Researchers Found Gene Linked To Higher Gout Risk

The UK researchers have identified a gene variant linked to higher gout risk.
The scientists at the MRC Human Genetics Unit in Edinburgh have noticed a variation in the SLC2A gene that makes it more difficult for the body to take away uric acid from the blood and therefore raising the risk of having ‘gout.’

Lead scientist Prof Alan Wright said, “The gene is a key player in determining the efficiency of uric acid transport across the membranes of the kidney.”

“Some people will have higher or lower risk of gout depending on the form of the gene they inherited. This discovery may allow better diagnostic tools for gout to be developed,” co-researcher Harry Campbell added.

The study researchers came to the decision after they accomplished genetic analysis of more than 12,000 people. They found out that the gene variant increases the risk.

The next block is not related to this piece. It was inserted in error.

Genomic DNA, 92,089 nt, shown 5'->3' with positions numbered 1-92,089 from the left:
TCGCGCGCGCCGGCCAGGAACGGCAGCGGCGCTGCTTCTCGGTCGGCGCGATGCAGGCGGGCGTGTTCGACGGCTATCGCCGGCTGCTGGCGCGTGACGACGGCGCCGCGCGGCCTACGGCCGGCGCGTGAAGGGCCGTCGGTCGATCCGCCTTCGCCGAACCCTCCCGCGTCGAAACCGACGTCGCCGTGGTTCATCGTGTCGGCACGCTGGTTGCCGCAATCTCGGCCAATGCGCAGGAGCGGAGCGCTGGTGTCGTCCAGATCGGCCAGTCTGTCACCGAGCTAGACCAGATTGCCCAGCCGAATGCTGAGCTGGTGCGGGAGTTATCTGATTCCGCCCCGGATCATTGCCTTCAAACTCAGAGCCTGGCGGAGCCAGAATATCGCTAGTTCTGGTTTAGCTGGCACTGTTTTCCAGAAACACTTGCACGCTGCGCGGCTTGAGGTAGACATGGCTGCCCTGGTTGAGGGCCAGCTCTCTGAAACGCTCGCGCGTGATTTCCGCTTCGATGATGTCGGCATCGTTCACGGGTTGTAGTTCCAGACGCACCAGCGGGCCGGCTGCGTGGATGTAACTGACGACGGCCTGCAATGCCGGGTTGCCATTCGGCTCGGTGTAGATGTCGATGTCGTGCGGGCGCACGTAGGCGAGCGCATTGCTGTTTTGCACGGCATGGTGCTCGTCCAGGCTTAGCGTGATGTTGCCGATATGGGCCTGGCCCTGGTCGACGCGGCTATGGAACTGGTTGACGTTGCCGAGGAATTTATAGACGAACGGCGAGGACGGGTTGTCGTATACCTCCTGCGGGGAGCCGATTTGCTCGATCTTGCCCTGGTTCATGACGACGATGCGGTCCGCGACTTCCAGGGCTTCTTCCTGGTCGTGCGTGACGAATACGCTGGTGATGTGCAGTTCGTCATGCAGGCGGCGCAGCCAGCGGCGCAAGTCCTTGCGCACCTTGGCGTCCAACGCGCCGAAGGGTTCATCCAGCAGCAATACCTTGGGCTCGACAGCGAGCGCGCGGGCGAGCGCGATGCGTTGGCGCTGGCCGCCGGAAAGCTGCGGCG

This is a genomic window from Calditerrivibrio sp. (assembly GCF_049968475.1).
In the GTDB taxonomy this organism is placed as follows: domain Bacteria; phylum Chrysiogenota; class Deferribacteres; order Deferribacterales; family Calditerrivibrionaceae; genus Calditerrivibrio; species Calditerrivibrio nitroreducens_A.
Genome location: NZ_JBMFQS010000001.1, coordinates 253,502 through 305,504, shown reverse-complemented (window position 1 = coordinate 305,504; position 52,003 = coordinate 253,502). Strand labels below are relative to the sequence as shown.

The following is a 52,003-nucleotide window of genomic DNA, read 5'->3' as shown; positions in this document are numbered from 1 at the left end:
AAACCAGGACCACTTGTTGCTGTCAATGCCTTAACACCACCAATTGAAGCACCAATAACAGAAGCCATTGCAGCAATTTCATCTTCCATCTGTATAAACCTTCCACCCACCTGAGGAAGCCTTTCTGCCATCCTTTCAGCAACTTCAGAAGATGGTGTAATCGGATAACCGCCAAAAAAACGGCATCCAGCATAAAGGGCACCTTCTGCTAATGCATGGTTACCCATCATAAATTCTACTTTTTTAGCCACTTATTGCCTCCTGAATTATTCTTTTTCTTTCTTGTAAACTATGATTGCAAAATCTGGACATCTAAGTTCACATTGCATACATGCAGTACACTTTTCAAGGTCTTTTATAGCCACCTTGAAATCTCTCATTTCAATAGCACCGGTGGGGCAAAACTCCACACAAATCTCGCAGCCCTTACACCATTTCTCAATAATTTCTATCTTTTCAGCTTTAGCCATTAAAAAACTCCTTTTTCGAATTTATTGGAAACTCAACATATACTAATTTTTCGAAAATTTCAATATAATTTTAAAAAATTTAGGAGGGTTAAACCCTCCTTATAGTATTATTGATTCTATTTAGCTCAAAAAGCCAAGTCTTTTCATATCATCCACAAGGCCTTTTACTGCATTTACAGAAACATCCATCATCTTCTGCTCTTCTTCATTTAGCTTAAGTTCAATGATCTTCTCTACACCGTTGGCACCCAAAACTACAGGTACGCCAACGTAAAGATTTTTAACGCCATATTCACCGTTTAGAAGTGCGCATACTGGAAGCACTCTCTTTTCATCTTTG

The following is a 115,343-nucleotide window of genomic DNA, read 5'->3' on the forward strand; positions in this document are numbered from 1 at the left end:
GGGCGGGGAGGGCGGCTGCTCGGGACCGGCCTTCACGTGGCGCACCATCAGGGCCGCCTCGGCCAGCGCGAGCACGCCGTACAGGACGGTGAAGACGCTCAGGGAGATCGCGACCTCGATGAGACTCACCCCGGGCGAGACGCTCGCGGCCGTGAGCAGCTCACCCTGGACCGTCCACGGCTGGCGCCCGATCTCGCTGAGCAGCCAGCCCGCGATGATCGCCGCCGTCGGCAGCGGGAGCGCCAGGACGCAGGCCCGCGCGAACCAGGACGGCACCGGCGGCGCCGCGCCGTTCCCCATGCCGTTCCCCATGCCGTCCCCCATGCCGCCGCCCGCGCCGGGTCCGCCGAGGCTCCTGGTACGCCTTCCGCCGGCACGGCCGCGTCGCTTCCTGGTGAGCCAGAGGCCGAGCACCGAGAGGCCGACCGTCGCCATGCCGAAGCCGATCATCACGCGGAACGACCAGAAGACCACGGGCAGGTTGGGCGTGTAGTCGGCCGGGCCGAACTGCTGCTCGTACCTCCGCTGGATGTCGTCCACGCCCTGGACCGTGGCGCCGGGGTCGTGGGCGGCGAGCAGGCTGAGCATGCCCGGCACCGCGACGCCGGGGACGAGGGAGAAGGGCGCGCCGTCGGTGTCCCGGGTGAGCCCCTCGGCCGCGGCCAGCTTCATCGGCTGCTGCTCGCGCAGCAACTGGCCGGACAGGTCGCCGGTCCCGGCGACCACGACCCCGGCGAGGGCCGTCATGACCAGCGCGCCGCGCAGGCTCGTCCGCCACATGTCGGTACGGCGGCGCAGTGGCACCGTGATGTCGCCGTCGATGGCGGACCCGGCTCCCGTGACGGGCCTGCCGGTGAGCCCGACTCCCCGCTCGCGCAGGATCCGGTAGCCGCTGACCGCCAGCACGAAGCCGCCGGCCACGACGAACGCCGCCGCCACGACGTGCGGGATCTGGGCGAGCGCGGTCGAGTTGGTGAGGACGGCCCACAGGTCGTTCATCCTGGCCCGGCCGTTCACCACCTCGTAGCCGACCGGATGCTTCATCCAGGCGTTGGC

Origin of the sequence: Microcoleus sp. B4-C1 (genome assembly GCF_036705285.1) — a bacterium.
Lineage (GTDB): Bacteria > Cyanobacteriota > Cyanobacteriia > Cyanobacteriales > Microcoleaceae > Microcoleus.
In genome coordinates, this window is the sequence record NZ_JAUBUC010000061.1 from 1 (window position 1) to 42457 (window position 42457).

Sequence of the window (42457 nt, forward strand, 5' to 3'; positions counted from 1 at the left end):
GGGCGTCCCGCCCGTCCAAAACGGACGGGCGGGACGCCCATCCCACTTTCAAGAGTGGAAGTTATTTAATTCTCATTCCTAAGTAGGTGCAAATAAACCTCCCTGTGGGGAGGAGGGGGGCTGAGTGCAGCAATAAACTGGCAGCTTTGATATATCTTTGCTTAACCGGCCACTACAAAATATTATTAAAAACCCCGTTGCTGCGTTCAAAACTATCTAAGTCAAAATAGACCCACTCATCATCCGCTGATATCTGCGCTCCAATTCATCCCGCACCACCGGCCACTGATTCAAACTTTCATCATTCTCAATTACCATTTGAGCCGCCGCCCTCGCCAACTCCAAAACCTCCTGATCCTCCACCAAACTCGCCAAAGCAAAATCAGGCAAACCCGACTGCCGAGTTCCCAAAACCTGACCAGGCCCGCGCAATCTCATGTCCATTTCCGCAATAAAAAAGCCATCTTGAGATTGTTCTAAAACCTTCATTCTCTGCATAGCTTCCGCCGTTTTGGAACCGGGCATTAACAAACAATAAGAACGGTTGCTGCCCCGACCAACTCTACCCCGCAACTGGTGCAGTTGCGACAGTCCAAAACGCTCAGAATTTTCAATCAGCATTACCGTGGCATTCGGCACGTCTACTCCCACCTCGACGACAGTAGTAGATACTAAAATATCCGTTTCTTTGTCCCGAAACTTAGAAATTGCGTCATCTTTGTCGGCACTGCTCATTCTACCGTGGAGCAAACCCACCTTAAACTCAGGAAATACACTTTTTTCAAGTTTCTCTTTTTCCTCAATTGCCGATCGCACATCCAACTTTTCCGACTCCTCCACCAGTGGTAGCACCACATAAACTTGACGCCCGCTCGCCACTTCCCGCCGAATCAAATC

The study findings have been published in the journal “Nature Genetics.”

The researchers say that the recent discovery may help them in discovering better diagnostics and new treatments for this common and terrible situation.

According to the researchers, the ‘SLC2A’ gene and the protein it controls might be treated by new gout drugs in the future. Currently, drug treatment for patients is limited.

Dr. Andrew Bamji, the President of the British Society for Rheumatology, suggested that too many sugary soft drinks could trigger gout.

“It appears that this gene also plays a role in the control of levels of fructose sugar in the body, which would explain the finding that soft drinks were linked to attacks,” he said.